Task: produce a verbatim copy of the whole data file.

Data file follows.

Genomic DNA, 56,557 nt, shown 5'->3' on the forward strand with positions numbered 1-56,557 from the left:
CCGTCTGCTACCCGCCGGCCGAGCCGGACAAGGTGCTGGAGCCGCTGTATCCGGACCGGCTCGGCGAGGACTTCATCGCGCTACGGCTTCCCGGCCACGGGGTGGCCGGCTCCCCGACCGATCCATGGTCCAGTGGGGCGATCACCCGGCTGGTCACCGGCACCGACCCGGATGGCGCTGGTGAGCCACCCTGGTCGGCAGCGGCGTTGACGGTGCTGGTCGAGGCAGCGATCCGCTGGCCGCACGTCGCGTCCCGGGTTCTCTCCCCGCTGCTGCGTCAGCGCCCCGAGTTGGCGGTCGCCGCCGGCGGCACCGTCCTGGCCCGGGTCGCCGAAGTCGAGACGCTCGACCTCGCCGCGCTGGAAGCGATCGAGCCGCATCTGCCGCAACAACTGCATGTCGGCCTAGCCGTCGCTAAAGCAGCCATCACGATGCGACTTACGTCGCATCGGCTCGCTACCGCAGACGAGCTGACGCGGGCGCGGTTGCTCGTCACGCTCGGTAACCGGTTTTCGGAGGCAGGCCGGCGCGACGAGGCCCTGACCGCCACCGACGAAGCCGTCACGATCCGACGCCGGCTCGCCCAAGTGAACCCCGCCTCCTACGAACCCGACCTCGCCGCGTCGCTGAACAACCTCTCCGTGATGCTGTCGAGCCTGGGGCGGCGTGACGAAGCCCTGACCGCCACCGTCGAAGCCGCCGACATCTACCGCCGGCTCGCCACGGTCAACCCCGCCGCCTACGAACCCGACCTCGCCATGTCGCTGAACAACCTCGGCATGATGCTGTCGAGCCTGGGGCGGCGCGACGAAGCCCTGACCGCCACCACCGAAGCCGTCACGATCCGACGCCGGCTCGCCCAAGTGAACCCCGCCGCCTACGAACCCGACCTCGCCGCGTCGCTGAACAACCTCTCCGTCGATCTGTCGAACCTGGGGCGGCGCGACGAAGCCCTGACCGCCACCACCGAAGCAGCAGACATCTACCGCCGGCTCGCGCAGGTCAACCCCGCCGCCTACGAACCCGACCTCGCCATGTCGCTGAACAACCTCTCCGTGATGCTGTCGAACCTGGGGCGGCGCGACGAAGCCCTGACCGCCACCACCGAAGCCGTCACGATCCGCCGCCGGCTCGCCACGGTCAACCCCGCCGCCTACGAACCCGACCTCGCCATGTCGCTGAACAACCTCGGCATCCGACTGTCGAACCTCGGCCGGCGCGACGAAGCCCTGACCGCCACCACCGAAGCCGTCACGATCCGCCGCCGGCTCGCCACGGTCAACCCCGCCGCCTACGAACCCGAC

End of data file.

Genomic DNA, 56,557 nt, shown 5'->3' on the forward strand with positions numbered 1-56,557 from the left:
CCGTCTGCTACCCGCCGGCCGAGCCGGACAAGGTGCTGGAGCCGCTGTATCCGGACCGGCTCGGCGAGGACTTCATCGCGCTACGGCTTCCCGGCCACGGGGTGGCCGGCTCCCCGACCGATCCATGGTCCAGTGGGGCGATCACCCGGCTGGTCACCGGCACCGACCCGGATGGCGCTGGTGAGCCACCCTGGTCGGCAGCGGCGTTGACGGTGCTGGTCGAGGCAGCGATCCGCTGGCCGCACGTCGCGTCCCGGGTTCTCTCCCCGCTGCTGCGTCAGCGCCCCGAGTTGGCGGTCGCCGCCGGCGGCACCGTCCTGGCCCGGGTCGCCGAAGTCGAGACGCTCGACCTCGCCGCGCTGGAAGCGATCGAGCCGCATCTGCCGCAACAACTGCATGTCGGCCTAGCCGTCGCTAAAGCAGCCATCACGATGCGACTTACGTCGCATCGGCTCGCTACCGCAGACGAGCTGACGCGGGCGCGGTTGCTCGTCACGCTCGGTAACCGGTTTTCGGAGGCAGGCCGGCGCGACGAGGCCCTGACCGCCACCGACGAAGCCGTCACGATCCGACGCCGGCTCGCCCAAGTGAACCCCGCCTCCTACGAACCCGACCTCGCCGCGTCGCTGAACAACCTCTCCGTGATGCTGTCGAGCCTGGGGCGGCGTGACGAAGCCCTGACCGCCACCGTCGAAGCCGCCGACATCTACCGCCGGCTCGCCACGGTCAACCCCGCCGCCTACGAACCCGACCTCGCCATGTCGCTGAACAACCTCGGCATGATGCTGTCGAGCCTGGGGCGGCGCGACGAAGCCCTGACCGCCACCACCGAAGCCGTCACGATCCGACGCCGGCTCGCCCAAGTGAACCCCGCCGCCTACGAACCCGACCTCGCCGCGTCGCTGAACAACCTCTCCGTCGATCTGTCGAACCTGGGGCGGCGCGACGAAGCCCTGACCGCCACCACCGAAGCAGCAGACATCTACCGCCGGCTCGCGCAGGTCAACCCCGCCGCCTACGAACCCGACCTCGCCATGTCGCTGAACAACCTCTCCGTGATGCTGTCGAACCTGGGGCGGCGCGACGAAGCCCTGACCGCCACCACCGAAGCCGTCACGATCCGCCGCCGGCTCGCCACGGTCAACCCCGCCGCCTACGAACCCGACCTCGCCATGTCGCTGAACAACCTCGGCATCCGACTGTCGAACCTCGGCCGGCGCGACGAAGCCCTGACCGCCACCACCGAAGCCGTCACGATCCGCCGCCGGCTCGCCACGGTCAACCCCGCCGCCTACGAACCCGAC